Saturday, February 8

Hub Marketing 2014: North Wolverhampton

February's episode from the Hub Marketing Board sees Chairman D9 donning the fancy dress again during a Wolverhampton wander around Bushbury, Northwood Park, Pendeford and Claregate...

- Cobs at the ready! -
The afternoon begins with a very seminal moment indeed, for its the first ever meeting of our illustrious Chairman and the equally regal Nickolenko esquire. The Posada is the setting for an opening pint plus cobs all round, with poor old D9 having to stump up for the cheese and onion after incurring a lateness penalty.

- A pre-fabricated bald spot -
We bid farewell to Nickolenko and wend our merry way to Bushbury, pausing at the Woodbine pub as situated next to the Three Tuns Lane railway bridge. Wood Lane and Lincoln Green then have some interesting surviving examples of pre-fabs, housing built originally as a temporary measure just after the Second World War.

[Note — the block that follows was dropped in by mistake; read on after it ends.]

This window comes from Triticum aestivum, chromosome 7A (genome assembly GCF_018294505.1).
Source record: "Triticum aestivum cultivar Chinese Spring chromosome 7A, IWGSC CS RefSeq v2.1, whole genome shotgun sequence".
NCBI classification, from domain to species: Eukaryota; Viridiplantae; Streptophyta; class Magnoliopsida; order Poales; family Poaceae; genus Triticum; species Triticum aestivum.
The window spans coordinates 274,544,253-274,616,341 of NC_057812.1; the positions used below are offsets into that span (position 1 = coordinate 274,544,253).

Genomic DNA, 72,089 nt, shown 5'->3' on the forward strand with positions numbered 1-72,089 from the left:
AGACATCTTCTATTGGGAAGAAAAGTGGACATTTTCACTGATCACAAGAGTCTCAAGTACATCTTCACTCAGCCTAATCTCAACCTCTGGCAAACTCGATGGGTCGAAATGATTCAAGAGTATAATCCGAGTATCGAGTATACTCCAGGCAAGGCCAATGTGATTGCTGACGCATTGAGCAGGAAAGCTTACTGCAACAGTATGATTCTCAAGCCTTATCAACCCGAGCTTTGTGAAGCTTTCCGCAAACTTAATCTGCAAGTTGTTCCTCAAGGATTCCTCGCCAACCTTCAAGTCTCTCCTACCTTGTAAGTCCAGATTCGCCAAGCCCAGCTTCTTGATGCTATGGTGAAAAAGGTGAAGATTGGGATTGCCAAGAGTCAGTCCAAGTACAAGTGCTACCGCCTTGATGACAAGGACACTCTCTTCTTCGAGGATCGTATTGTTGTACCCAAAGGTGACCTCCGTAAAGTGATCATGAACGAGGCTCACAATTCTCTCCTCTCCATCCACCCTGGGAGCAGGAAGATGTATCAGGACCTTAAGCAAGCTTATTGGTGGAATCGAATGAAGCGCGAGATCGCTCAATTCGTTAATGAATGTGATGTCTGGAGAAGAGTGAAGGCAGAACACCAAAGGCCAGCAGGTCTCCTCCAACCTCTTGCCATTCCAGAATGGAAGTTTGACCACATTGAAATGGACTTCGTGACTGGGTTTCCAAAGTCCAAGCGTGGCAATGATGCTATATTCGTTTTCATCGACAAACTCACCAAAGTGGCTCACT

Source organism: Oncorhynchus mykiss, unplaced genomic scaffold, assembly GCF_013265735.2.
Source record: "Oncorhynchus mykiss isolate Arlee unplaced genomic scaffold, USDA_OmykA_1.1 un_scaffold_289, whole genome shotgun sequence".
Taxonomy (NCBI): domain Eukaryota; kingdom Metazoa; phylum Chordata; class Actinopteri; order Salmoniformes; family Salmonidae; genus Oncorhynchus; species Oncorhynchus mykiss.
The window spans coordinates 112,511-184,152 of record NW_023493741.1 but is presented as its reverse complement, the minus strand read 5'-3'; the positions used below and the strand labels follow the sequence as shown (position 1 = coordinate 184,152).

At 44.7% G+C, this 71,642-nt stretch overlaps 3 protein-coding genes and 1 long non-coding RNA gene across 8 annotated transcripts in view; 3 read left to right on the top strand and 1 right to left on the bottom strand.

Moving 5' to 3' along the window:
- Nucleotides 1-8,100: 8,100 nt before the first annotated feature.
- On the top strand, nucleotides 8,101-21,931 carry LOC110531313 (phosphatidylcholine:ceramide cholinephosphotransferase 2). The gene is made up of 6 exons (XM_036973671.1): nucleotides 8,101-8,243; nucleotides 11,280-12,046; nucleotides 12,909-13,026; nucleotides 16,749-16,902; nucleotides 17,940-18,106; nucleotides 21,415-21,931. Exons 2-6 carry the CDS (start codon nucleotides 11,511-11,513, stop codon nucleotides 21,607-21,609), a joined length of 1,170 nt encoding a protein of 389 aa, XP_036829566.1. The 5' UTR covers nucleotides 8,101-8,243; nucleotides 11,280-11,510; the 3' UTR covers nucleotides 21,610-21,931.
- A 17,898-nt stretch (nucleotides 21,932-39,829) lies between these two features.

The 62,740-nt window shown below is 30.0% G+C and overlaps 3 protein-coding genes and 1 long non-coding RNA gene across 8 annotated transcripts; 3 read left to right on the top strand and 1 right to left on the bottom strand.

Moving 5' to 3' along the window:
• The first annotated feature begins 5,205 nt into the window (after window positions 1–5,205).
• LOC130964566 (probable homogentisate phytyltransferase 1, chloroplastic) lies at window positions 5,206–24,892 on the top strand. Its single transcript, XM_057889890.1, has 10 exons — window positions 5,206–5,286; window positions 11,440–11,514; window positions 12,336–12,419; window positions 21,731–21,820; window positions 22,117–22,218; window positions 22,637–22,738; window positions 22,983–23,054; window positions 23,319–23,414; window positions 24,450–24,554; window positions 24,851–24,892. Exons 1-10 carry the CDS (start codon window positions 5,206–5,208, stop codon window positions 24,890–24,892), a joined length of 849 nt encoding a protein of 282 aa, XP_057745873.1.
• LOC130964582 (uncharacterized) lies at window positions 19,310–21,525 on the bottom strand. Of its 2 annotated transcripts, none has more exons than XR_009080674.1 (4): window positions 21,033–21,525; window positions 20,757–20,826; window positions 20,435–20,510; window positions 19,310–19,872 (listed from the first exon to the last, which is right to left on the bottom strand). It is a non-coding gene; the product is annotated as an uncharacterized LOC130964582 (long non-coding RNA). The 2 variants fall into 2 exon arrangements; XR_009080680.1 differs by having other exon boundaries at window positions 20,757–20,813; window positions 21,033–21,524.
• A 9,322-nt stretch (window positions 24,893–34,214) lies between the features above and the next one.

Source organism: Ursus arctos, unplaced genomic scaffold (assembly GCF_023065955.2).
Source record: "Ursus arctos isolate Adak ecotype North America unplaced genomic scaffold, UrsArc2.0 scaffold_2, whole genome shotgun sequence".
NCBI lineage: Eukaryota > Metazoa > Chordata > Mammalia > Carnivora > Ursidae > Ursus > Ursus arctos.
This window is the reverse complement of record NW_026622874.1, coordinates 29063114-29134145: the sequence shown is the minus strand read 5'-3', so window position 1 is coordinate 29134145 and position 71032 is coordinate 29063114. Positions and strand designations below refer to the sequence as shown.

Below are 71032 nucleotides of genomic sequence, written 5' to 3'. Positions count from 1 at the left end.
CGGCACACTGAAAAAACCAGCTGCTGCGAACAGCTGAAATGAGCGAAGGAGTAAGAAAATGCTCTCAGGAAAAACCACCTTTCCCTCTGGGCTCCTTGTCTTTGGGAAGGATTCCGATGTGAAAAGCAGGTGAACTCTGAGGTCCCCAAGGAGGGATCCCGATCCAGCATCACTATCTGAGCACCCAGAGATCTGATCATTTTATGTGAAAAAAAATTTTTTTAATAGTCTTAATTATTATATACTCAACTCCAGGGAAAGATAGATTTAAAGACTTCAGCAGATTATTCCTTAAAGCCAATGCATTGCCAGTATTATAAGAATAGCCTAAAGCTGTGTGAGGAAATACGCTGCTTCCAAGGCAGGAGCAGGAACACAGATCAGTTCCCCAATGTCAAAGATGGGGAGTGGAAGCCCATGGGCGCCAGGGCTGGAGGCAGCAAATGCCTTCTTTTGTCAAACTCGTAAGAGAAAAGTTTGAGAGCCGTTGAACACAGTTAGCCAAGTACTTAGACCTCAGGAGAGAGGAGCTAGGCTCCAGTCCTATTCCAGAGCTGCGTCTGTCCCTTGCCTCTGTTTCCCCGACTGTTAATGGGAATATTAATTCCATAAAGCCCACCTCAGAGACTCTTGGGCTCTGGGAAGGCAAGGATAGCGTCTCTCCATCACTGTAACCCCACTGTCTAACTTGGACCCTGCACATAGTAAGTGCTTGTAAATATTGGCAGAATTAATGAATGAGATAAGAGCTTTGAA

- The King Charles, Cavalier Circus -
The Northwood Park estate was once home to both the Wentworth (now a care home) and the Staffordshire Volunteer (now a supermarket) but at least the King Charles is still trading. Here we resume battle over the dartboard, the Secretary using his home advantage to cruise into a 3-0 lead.

- No Fail in the Moreton -
To Fordhouses next, and our arrival at our old friend the Moreton prompts a bespectacled Chairman to find a new use for his trusty hi-vis jacket while Steve Bull gazes down upon a certain bald spot. A stroll towards Patshull Avenue then gives us chance to catch up on the latest roadworks at Vine Island where the Wobaston Road is being widened into a dual carriageway to better serve i54 access needs.

- D9 drives the i54 -